We see it often at this time of year. The time of year when students are receiving college letters telling them they are accepted or waitlisted or rejected. The time of year when families are receiving college letters telling them what they are expected to pay for the privilege of attending that school. It can be a dream, or it can be a horror story.
Those of us in the world of helping college families hear lots of stories. Some stories are thrilling--perfect fit college with a price tag the family has planned for and can manage.
On the flip side, stories of incredibly smart students who were rejected or waitlisted at every school because their application list was made up of reach schools with single digit acceptance rates. Suddenly, these students feel like failures for the first times in their lives.
We hear from families and students who applied to schools without consideration of what the actual price tag will be…with no strategic plan when applying on how to get the most college for their money. When they find out the actual price, students are heartbroken, and families are willing to jump into massive debt to make the dream happen.
Of course, the reality can be very different. You MUST have a game plan. Don’t wait until your student is submitting college applications the fall of their senior year to reach out for help. Give yourself time. Making a plan and following it through is not something you can do overnight.
Block time. Put it on your calendar. Find that you need extra help? Seek out the professional resources where you need them whether it is choosing a college, picking a major, mastering testing, or being able to pay for it. (We know lots of professionals in the field who can help if you ever need to be pointed in a certain direction.)
Sometimes professional help has the added bonus of holding you accountable to help get things done. I like to say I can go to a gym, drink a smoothie, and leave. Not a successful workout! Belonging to the gym doesn’t make me work out. But if I join a group class or hire a trainer, I am motivated to conquer what I need to do.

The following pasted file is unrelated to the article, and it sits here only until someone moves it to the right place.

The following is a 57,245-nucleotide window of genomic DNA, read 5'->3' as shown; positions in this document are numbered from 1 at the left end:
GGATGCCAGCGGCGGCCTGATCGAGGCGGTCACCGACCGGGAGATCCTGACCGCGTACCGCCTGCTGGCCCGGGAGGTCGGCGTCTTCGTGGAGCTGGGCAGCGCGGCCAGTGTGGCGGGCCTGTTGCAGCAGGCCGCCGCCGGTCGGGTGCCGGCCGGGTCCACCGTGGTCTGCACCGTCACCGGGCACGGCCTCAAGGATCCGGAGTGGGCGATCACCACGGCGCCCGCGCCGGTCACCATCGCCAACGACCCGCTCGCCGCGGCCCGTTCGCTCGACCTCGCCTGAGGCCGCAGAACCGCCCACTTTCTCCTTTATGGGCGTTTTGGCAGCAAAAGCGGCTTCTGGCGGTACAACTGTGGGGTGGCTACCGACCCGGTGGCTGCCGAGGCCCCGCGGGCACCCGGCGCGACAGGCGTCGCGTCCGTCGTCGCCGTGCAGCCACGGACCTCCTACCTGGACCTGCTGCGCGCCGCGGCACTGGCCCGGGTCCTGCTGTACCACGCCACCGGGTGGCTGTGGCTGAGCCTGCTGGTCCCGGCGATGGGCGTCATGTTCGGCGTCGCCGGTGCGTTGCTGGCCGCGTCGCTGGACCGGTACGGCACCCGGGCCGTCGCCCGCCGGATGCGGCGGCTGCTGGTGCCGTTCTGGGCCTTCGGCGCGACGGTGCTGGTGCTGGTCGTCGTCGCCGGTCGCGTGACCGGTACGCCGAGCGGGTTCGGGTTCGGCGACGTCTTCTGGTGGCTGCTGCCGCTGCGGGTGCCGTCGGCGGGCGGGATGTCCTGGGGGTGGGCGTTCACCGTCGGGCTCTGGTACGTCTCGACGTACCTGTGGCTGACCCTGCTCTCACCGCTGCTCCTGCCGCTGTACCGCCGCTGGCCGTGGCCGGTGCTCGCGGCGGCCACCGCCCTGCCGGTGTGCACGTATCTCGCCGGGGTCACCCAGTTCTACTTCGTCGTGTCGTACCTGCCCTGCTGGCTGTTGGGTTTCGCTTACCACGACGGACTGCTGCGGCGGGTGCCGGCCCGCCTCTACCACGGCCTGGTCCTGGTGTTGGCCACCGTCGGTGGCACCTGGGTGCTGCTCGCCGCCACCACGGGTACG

Back to the game plan…try some of these:
Know your deadlines. When are applications due? (usually by November of senior year) When does the FAFSA need to be completed? (the same time) When do final decisions needs to be made? (usually by May 1st) Knowing the deadlines not only keeps you from missing anything, but also gives you time in advance to get things done.
Have the money conversation with your student. Sit down together to examine the financial situation. Not sure how to do that? Click here for tips on having that talk. Students find it valuable to understand the impact of their grades/GPA and test scores on how much college you can afford. They want to understand how it works.
Understand the importance of building your school list. Don’t go shopping willy-nilly defeating your game plan. Building a strategic list of reach, match, and safety schools. A reach school is one where your academics fall below the school’s range for average freshmen. A match college is just that…one where your student’s academics match the school’s average freshmen scores. Safety schools are ones where you are fairly certain based on their acceptance criteria that you will be accepted.
But in addition to reach, match, and safety considerations, you need to keep a little positioning in mind. We talked about appealing a financial aid award letter, but you can’t do that without alternate offers to compare one against the other. Also, if financial need is a possibility, does your list include colleges that meet that need?
At Capstone, we work with families ideally in their student’s junior year. We can help you build your college list to strategically position your student to find the best college that best meets their needs at the best price for you.
If you have made a plan and submitted applications to the best list for your student, you won’t have tears when this time of year rolls around. You’ll be able to provide that college dream for your child.